Georgy Bovt (CFDP) explains that the implementation of “Minsk II” will meet with obstacles from both sides insofar as it is difficult to imagine “Putin would say ‘I lost and will back down’” and it is just as “impossible to imagine the easy passage of compromise agreements with Donbas in the Rada.” The expert notes, moreover, that the most difficult thing will be to prove the correctness of agreements to many other participants in the conflict “including the private armies of Ukrainian nationalists.”

Bovt’s colleague at CFDP – Alexander Golts – generally expresses extreme skepticism regarding the achieved agreements, considering them “empty.”

In contrast, Program Director at Russian International Affairs Council (RIAC) Ivan Timofeev remarks that, even though the Minsk Agreements show signs of being a success, there are “a number of issues” still to resolve. Timofeev thinks that, “A formula for regulation reminiscent of the ‘Chechen variant’ has emerged. This is already an achievement since a vector for settlement has been specified.” “There will be a lot of work,” concludes the expert regarding the prospects for the agreements’ implementation.”

Meanwhile, Andrei Kolesnikov of Carnegie Moscow Center is also unsure of whether the Minsk Agreements will be executed, insofar as “the sides will accuse each other of violating the truce as soon as a pretext appears and the entire structure will collapse.” The analyst considers the participation of world leaders in the peace process to be a “big plus” but notes that it is no panacea and “in general it is not so very simple - everything is at risk of failure.”

MGIMO-University expert Valery Solovey expressed cautious optimism about the agreements.

“Of course the potential for the continuation of war is still considerable,” he says. “But, all the same, I regard the signing of the agreement as a very significant positive sign. Under the current circumstances, one could not expect anything more, and all of the participants in the negotiations understand clearly that any alternative to peace is a great deal worse.”

At the same time, the political analyst remarks that the fate of the Donbas is “unfortunate and terrible” and that it will take colossal resources that neither side has to restore it.”

The prospect of new alliances with Egypt and Hungary

Russian President Vladimir Putin enters a hall for a signing ceremony as a journalist tries to take a picture at the parliament building in Budapest, Hungary on Feb. 17. Photo: AP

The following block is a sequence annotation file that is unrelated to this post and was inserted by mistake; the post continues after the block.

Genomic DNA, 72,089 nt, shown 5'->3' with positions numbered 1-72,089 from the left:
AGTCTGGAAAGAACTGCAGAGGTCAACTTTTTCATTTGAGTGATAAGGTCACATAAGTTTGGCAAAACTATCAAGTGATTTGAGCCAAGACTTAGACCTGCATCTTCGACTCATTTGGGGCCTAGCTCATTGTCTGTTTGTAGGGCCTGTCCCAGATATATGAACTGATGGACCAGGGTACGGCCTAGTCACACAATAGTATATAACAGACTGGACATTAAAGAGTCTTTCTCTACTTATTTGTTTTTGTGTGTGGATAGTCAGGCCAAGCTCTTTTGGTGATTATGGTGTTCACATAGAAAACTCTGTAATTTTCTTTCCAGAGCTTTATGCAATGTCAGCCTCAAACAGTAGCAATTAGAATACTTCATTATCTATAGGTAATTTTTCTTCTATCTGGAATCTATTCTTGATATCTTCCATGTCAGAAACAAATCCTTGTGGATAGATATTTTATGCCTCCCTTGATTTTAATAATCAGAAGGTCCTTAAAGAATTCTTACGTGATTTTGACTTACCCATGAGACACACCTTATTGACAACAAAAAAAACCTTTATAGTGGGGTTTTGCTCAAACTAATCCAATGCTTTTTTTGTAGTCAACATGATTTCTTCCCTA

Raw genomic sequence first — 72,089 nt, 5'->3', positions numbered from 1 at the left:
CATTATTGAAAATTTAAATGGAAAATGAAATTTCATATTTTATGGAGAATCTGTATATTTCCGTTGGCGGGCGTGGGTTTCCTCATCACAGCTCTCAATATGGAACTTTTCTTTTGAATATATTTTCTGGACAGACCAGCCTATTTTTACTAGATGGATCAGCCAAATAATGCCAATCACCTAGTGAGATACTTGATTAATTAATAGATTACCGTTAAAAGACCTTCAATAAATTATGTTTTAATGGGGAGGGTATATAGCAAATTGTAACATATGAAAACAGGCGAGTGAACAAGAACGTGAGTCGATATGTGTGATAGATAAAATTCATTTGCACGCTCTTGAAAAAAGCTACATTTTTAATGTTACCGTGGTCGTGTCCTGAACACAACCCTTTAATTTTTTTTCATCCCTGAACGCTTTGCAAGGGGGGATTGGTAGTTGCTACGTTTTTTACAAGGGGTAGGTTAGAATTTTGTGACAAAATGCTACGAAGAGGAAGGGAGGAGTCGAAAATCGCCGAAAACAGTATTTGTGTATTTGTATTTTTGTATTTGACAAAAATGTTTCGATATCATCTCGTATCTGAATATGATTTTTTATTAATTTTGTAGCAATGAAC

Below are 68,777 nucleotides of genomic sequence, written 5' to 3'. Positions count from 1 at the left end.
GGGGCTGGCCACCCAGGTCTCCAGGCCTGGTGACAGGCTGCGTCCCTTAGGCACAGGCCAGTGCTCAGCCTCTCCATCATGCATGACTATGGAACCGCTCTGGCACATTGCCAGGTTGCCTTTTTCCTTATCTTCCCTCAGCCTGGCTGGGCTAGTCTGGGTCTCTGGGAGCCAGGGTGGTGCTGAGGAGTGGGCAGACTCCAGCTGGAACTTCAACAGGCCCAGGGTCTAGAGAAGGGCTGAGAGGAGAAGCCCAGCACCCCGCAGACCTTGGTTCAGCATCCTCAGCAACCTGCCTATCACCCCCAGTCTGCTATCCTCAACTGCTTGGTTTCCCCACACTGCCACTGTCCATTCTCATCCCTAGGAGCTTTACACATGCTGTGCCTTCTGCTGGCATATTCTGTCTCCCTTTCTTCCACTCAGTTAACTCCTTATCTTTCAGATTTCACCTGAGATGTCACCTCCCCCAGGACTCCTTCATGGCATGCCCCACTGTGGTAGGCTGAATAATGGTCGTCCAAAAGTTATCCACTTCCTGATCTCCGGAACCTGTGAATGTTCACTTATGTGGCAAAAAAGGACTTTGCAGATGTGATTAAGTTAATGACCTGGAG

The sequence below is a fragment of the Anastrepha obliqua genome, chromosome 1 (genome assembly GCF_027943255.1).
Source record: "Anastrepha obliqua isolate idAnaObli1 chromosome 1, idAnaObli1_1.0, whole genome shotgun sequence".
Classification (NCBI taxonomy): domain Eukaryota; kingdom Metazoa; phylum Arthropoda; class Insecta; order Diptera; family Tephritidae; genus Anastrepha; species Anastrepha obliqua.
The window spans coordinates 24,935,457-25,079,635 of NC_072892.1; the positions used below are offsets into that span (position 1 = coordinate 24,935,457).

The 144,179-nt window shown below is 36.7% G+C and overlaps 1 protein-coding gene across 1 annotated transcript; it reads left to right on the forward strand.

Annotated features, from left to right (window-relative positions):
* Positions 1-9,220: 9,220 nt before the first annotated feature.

In February, experts at Russian think tanks also pondered the intensification of Russia’s external diplomatic efforts in Europe and the Middle East. In particular, Vladimir Putin’s visits to Egypt and Hungary attracted the attention of analysts. These visits were interpreted as the wish not to end up in total isolation. In this case, there is no unity among analysts regarding the Russian president’s achievements in line with this goal.

Maxim Samorukov Carnegie Moscow Center analyzes Russian-Hungarian relations and comes to the conclusion that there is no special significance about them. At least, the expert believes, there are no benefits or preferences for Russia.

“Right now any, even the most symbolic, manifestations of sympathy on the part of at least one of the leaders of the countries of the European Union are important,” writes the expert. “And Moscow has to… overpay for them.”

To a large degree, says Samorukov, this is a symbolic visit where the clear winner is the Prime Minister of Hungary Viktor Orban.

“Orban does not seriously intend to abrogate anything or re-orient. He needs the flirtations with the Kremlin mostly so that they are not too hard on him in Brussels,” the expert explains. “Orban wants the EU leaders to know that if they too eagerly pressure him about his authoritarian habits, then he might feel insulted and move closer to Moscow in fact.”

RIAC's Alexander Gushchin does not agree with Samorukov. He thinks that mutual pragmatic interest is at the core of the expansion of interaction and that “cooperation” with Russia is a form of self-expression for Orban, a demonstration of his significance to Brussels; he has a number of completely practical reasons.”

Moreover, in the expert’s opinion, the visit demonstrated that “talk of Russia’s isolation is unnecessary even in the European context.”

Fyodor Lukyanov, Chairman of the Council on Foreign and Defense Policy, thinks Hungary’s position can be considered as an alternative vision of Russia in the European Union. Lukyanov explains that the member-states of the EU are unable to quarrel with Brussels but they aim for at least a minimal degree of independence in their foreign policy activities.

“The actions of Hungary can be interpreted as a symptom, that there are forces in the EU trying to steer a different course, create a different sort of rhetoric,” writes Lukyanov. “However, we understand that in Europe everything depends on countries of a different caliber.”

Some analysts paid more attention to the visit to Egypt. Thus, Yuri Zinin of MGIMO discusses the building of a strong partnership with Egypt noting that, “Neither side hides its hopes for a qualitative leap forward and the development of multifaceted cooperation.” Egypt’s turning its attention towards Russia speaks to the fact that “Russia is in demand in the Arab world.”